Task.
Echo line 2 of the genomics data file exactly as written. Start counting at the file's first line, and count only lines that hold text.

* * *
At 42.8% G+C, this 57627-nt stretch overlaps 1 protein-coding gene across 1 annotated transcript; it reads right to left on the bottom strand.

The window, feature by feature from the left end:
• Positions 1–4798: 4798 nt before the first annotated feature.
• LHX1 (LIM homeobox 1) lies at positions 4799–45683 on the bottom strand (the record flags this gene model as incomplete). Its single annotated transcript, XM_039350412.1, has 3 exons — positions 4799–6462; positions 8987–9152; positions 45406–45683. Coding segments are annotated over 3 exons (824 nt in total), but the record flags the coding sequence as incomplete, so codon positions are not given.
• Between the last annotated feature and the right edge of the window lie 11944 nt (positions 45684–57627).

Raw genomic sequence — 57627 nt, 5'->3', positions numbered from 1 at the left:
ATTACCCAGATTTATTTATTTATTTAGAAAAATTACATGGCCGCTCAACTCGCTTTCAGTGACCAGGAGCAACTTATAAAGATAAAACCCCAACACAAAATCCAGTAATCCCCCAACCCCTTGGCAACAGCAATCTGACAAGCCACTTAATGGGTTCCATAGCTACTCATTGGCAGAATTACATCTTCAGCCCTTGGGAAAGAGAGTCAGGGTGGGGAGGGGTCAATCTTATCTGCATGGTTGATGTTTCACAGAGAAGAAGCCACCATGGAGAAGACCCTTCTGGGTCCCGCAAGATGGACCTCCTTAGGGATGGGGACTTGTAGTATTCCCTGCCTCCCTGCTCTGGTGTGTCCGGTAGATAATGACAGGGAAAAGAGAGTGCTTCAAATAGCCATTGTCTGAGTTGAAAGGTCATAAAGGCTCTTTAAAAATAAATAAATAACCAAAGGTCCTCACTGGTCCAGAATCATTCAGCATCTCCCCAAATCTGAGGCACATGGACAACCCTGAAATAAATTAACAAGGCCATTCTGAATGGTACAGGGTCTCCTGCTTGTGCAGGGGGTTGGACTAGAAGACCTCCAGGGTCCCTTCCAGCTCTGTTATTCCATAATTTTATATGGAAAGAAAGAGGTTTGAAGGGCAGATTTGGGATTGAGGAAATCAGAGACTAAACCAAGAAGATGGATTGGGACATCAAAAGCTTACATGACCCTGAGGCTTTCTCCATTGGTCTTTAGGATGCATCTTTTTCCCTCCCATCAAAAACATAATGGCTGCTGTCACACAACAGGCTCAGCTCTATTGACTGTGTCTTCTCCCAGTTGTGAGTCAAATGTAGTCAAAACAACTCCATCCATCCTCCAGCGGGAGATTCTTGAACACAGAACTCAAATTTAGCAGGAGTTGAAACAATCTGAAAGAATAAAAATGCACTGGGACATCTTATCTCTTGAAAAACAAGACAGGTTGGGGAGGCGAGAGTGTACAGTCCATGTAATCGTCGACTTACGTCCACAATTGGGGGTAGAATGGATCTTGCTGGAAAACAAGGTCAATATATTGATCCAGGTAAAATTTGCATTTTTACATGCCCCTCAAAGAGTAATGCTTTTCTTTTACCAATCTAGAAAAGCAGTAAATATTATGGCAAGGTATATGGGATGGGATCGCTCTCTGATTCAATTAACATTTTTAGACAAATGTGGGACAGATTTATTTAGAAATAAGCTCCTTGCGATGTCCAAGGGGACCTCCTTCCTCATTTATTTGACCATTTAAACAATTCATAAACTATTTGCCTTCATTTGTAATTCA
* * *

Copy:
The window, feature by feature from the left end: